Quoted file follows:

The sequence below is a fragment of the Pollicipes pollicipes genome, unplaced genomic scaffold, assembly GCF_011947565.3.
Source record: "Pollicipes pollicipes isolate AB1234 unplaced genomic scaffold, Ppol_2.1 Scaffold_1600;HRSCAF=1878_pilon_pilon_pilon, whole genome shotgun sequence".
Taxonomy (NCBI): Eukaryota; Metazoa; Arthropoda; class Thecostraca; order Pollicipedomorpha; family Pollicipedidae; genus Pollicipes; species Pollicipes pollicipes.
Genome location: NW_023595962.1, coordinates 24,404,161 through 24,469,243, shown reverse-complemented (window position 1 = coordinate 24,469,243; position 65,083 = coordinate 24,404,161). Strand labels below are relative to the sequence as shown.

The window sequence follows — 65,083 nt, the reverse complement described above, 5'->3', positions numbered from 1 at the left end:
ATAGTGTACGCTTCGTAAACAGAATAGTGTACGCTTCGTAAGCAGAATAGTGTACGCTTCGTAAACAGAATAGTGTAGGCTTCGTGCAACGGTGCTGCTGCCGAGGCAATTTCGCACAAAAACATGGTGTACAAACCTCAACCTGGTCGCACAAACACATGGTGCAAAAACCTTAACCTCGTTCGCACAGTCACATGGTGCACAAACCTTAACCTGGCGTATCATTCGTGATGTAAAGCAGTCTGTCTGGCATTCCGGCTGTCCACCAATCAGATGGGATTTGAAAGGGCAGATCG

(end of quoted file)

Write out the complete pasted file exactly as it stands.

The sequence below is a fragment of the Pollicipes pollicipes genome, unplaced genomic scaffold, assembly GCF_011947565.3.
Source record: "Pollicipes pollicipes isolate AB1234 unplaced genomic scaffold, Ppol_2.1 Scaffold_1600;HRSCAF=1878_pilon_pilon_pilon, whole genome shotgun sequence".
Taxonomy (NCBI): Eukaryota; Metazoa; Arthropoda; class Thecostraca; order Pollicipedomorpha; family Pollicipedidae; genus Pollicipes; species Pollicipes pollicipes.
Genome location: NW_023595962.1, coordinates 24,404,161 through 24,469,243, shown reverse-complemented (window position 1 = coordinate 24,469,243; position 65,083 = coordinate 24,404,161). Strand labels below are relative to the sequence as shown.

The window sequence follows — 65,083 nt, the reverse complement described above, 5'->3', positions numbered from 1 at the left end:
ATAGTGTACGCTTCGTAAACAGAATAGTGTACGCTTCGTAAGCAGAATAGTGTACGCTTCGTAAACAGAATAGTGTAGGCTTCGTGCAACGGTGCTGCTGCCGAGGCAATTTCGCACAAAAACATGGTGTACAAACCTCAACCTGGTCGCACAAACACATGGTGCAAAAACCTTAACCTCGTTCGCACAGTCACATGGTGCACAAACCTTAACCTGGCGTATCATTCGTGATGTAAAGCAGTCTGTCTGGCATTCCGGCTGTCCACCAATCAGATGGGATTTGAAAGGGCAGATCG